Lazing on a Sunday Afternoon
Nothing is open and because it’s the law, shops can’t open either. My first thought is that it’s because the shops took all my money between Monday through Friday. When you charge $15 for a cappuccino why bother opening on a Saturday or a Sunday? In fact, the prices in Switzerland seem to be calculated on fewer sales’ days per year.
At first one resists the urge to slow down because It seems so unnatural, and life screeches to an abrupt halt on a weekly basis. But perhaps it is this forced relaxation that keeps the Swiss culture so balanced. So on a Sunday you go for walks if the weather is nice; you watch dreadful TV, take photos with Charlie Chaplin (with detox in the background) purely coincidental, or go skiing again. The resorts and other tourist points of interest, of course, are exempt from this law.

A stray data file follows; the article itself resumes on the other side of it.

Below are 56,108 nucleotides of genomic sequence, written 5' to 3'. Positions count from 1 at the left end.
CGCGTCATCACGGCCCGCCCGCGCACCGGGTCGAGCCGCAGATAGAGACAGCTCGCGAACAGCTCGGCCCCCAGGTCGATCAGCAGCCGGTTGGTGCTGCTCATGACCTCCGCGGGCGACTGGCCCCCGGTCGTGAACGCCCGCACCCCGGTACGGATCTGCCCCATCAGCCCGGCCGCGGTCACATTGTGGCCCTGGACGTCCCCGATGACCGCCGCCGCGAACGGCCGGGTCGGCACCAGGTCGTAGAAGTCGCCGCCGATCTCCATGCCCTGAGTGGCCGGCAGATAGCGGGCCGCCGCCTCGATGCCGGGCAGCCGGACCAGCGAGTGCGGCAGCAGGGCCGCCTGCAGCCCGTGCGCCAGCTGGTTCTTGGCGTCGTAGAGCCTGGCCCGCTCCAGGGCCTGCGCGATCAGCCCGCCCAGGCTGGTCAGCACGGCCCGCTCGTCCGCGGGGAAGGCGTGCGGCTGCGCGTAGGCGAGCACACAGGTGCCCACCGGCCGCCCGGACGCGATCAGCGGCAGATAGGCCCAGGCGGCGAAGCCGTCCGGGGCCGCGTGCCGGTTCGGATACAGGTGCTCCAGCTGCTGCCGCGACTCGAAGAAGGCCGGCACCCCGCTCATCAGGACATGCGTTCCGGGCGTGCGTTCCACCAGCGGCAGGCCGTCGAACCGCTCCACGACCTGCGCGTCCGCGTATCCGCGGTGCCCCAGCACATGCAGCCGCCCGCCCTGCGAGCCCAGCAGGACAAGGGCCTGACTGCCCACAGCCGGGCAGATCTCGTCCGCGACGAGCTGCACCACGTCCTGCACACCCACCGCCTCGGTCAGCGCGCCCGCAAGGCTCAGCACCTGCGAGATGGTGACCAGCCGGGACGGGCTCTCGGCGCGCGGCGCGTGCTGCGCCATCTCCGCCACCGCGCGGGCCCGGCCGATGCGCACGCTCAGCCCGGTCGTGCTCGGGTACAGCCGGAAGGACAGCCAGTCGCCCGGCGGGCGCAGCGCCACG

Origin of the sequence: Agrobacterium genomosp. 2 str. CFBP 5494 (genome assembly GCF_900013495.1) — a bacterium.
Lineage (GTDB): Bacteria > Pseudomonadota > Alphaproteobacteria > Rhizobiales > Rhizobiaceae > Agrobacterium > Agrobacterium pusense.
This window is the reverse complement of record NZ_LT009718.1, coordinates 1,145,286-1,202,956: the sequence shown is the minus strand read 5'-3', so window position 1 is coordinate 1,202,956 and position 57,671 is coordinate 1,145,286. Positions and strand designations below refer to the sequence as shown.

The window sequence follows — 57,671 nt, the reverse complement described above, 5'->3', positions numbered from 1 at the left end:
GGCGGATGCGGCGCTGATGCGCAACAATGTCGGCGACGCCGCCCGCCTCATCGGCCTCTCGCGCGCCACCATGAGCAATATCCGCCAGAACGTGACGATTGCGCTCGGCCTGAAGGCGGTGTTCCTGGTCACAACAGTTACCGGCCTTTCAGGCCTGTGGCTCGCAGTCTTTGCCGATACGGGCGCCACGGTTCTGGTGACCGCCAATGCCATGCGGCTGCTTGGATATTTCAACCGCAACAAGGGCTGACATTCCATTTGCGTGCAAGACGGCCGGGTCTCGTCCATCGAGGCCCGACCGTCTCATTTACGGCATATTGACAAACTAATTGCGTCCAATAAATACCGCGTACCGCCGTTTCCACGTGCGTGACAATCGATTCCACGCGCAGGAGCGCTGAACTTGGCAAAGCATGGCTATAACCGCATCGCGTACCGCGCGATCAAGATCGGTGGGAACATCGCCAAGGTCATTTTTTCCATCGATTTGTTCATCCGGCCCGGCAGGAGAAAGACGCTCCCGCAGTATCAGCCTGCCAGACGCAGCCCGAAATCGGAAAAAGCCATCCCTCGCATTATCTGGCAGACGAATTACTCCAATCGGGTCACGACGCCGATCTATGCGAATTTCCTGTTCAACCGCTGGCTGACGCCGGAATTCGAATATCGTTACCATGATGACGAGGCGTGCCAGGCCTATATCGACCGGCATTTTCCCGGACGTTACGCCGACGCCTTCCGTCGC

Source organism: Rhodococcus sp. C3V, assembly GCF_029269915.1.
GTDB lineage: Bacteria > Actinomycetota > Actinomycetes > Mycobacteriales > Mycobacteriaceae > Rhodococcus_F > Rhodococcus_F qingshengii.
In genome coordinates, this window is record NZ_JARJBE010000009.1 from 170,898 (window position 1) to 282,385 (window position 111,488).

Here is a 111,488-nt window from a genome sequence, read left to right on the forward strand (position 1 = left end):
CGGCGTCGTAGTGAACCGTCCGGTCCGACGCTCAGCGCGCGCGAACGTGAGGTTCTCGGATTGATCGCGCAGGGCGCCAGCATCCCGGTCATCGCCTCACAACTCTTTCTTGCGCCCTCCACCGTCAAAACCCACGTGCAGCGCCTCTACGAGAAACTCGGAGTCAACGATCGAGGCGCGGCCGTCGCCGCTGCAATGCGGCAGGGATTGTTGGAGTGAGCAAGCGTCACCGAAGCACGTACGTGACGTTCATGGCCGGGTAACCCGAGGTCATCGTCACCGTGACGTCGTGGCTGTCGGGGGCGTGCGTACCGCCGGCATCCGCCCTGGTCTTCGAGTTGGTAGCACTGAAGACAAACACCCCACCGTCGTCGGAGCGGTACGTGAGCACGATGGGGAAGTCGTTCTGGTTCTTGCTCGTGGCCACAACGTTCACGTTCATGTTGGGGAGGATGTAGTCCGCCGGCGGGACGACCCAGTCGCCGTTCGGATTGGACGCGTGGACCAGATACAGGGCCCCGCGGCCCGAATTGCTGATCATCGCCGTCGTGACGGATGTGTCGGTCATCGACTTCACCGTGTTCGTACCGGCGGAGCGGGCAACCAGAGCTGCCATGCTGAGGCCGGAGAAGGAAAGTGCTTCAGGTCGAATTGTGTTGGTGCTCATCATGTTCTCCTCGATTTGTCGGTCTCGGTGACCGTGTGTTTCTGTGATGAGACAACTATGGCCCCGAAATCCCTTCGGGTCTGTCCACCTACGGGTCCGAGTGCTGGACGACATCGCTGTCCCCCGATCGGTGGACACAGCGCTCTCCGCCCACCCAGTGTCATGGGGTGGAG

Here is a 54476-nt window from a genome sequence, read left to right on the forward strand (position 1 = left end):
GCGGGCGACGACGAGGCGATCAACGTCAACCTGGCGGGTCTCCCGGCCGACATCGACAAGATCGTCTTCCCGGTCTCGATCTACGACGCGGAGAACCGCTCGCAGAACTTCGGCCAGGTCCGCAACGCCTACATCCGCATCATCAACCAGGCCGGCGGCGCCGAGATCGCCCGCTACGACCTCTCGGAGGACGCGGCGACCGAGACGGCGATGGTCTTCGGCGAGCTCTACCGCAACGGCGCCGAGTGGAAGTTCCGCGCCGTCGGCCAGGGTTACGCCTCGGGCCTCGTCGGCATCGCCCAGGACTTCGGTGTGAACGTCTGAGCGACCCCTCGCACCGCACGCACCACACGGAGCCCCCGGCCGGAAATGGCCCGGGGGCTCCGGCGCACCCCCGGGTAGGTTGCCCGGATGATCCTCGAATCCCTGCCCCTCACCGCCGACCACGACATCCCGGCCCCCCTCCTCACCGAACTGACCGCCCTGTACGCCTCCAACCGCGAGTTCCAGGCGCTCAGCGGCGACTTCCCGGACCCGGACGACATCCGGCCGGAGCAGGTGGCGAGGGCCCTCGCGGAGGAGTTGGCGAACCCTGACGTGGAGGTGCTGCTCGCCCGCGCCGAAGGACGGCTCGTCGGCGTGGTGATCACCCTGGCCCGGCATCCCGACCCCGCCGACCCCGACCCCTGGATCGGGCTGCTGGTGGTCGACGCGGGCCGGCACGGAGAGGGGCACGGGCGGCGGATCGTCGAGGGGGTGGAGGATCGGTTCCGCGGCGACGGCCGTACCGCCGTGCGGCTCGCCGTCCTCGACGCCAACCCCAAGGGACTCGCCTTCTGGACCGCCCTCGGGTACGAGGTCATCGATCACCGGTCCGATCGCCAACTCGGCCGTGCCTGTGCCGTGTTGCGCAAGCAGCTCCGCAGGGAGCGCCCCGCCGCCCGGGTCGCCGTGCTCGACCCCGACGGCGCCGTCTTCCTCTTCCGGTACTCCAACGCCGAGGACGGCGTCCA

Walking around Lausanne looking for somewhere to grab a bite, grab a beer or grab a cab even, is a mission improbable. Let that one go, yah, it’s nice to go from Evian to Lausanne on a boat, but even the boat doesn’t provide too much in the way of refreshments on a Sunday. Overall it reminded me of Britain in the 1950s. Governed as we were at the time, by laws created by the Lord’s Day Observance Society, we were forbidden from having fun, from buying anything. Our television programs were centered around songs of praise and TV would end at 11:00pm on the dot. I used to simply loathe Sundays.
My Sunday in Lausanne took me back to the glory days of the 50s, but was saved by a visit to the fabulous Hermitage and the Olympic Museum. Crowded by tourists and Lausannians, looking for something to do on a Sunday, other than ski.